BFI Flare 2019: 10 must-see LGBT films from London film festival

Zac Efron portrayed Ted Bundy in new film.

Wondering which LGBT+ films to watch from the BFI Flare 2019? We’ve got you covered.

No longer pushed out to the fringes, queer cinema is more popular than ever in the mainstream. LGBT+ movies like Call Me by Your Name and Love, Simon are making the leap from arthouse theatres to the multiplex while winning a few awards along the way too.

However, these films only represent a small fraction of the LGBT+ community and ‘success stories’ like Bohemian Rhapsody fail to even do a good job of that.

Fortunately, there’s still plenty of quality queer cinema to be found if you know where to look and the best place to start is at BFI Flare. Every year, the UK’s longest running LGBT+ film festival strives to give a voice to more diverse stories that are rarely seen on screen.

Covering sexuality in all of its forms, BFI Flare plays host to a mix of festival favourites and underrated gems that all demand your attention, but which LGBT+ movie should you see first?

From literary hoaxes and Guatemalan lovers to transgender troops and drag queen pensioners, here are 10 quality LGBT+ films we wholeheartedly recommend you go see at BFI Flare 2019.

We The Animals

Based on a semi-autobiographical novel by Justin Torres, We The Animals revolves around a young boy called Jonah who’s forced to navigate an abusive home and the surprising feelings he starts to develop for one of his neighbours. Jeremiah Zagar’s narrative feature debut might sound like a conventional coming-of-age story, but We The Animals is far more intelligent than that. This lucid dream of a movie explores the protagonist’s nascent sexuality with an impressionistic and yet somehow authentic tone that’ll keep you thinking long after you leave the cinema.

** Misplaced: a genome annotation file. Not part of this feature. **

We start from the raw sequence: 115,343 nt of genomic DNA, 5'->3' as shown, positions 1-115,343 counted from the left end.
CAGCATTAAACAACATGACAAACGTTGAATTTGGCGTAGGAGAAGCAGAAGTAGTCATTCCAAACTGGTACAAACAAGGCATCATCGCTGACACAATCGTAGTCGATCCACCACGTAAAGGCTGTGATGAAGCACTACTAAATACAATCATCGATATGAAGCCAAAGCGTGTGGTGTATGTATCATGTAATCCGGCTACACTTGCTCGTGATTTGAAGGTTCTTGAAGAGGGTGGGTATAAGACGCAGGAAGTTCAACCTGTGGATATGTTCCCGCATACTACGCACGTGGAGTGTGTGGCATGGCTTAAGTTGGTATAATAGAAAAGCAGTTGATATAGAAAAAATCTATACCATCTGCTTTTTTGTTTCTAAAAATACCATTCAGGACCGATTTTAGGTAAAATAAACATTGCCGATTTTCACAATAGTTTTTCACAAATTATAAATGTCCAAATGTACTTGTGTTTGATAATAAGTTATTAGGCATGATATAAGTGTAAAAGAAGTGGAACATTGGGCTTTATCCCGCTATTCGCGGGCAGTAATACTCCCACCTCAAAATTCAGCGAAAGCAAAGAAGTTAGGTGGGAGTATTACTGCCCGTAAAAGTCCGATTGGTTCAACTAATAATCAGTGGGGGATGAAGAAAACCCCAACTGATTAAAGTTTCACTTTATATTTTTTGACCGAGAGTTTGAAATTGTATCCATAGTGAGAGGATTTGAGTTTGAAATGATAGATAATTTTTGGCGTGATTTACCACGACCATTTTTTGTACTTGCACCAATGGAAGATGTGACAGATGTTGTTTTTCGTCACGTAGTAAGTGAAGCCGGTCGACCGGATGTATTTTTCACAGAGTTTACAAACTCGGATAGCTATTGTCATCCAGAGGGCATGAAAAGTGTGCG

Tucked isn’t the first film to star an odd couple who look past their differences to form a special bond, but there’s a reason why this story of two drag performers 60 years apart won the audience award at Outfest. Jordan Stephens brings a natural charisma to the role of Faith, a 21-year-old gay performer new to the club scene, but it’s 83-year-old Derren Nesbitt (who plays Jackie) who truly commands the screen here in a stunning career highlight.

Giant Little Ones

High school coming out stories are now a staple of LGBT+ cinema, but writer-director Keith Behrman smartly avoids the tropes of this mini-genre here with emotional honesty and authenticity. With the help of sumptuous visuals and a winning soundtrack, the friendship shared between Franky and Ballas transcends both societal norms and generic cliches while elevating Giant Little Ones to instant classic status. Expect to hear lots more about this one in the coming months.

The Silk And The Flame

Looking for a LGBT+ documentary film? The Silk and the Flame is the one for you. In this rather insightful documentary, director Jordan Schiele trains his camera on a closeted gay man called Yao who travels back to his family’s village near Beijing so that they can celebrate the Chinese New Year together. Despite his impressive professional achievements, Yao is still a disappointment to both parents because of his supposed bachelor status. The complex bonds of guilt, duty and love that tie families together weigh down on Yao, yet his strength and commitment remain admirable throughout, complimented by Schiele’s gorgeous black and white photography.

The Gospel of Eureka

Religion and queerness are unlikely bedfellows at the best of times, but this documentary by Michael Palmieri and Donal Mosher dismantles such notions with a heartfelt look at the Bible Belt in Arkansas. Within the 2000 strong population of Eureka Springs, a thriving LGBT+ community exists alongside religious fundamentalists and together, they all live alongside each other in miraculous harmony. The gospel drag shows alone will have you screaming amen.

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